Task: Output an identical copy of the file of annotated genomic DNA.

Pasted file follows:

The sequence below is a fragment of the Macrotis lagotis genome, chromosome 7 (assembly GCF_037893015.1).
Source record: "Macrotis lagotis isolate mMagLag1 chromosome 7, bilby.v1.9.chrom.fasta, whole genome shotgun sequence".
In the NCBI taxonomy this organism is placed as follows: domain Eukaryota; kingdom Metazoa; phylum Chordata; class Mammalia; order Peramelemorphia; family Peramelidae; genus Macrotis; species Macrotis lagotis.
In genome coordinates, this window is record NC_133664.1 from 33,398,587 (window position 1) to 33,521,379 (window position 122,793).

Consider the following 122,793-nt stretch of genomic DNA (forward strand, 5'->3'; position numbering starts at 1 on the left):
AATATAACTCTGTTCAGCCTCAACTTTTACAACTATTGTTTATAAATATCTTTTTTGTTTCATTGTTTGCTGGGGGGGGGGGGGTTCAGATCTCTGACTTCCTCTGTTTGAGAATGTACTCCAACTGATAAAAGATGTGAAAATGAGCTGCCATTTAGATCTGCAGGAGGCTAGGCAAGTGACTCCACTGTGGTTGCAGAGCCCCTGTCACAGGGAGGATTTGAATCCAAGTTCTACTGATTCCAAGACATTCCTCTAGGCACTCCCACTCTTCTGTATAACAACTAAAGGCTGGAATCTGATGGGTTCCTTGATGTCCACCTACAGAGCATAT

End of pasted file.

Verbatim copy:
The sequence below is a fragment of the Macrotis lagotis genome, chromosome 7 (assembly GCF_037893015.1).
Source record: "Macrotis lagotis isolate mMagLag1 chromosome 7, bilby.v1.9.chrom.fasta, whole genome shotgun sequence".
In the NCBI taxonomy this organism is placed as follows: domain Eukaryota; kingdom Metazoa; phylum Chordata; class Mammalia; order Peramelemorphia; family Peramelidae; genus Macrotis; species Macrotis lagotis.
In genome coordinates, this window is record NC_133664.1 from 33,398,587 (window position 1) to 33,521,379 (window position 122,793).

Consider the following 122,793-nt stretch of genomic DNA (forward strand, 5'->3'; position numbering starts at 1 on the left):
AATATAACTCTGTTCAGCCTCAACTTTTACAACTATTGTTTATAAATATCTTTTTTGTTTCATTGTTTGCTGGGGGGGGGGGGGTTCAGATCTCTGACTTCCTCTGTTTGAGAATGTACTCCAACTGATAAAAGATGTGAAAATGAGCTGCCATTTAGATCTGCAGGAGGCTAGGCAAGTGACTCCACTGTGGTTGCAGAGCCCCTGTCACAGGGAGGATTTGAATCCAAGTTCTACTGATTCCAAGACATTCCTCTAGGCACTCCCACTCTTCTGTATAACAACTAAAGGCTGGAATCTGATGGGTTCCTTGATGTCCACCTACAGAGCATAT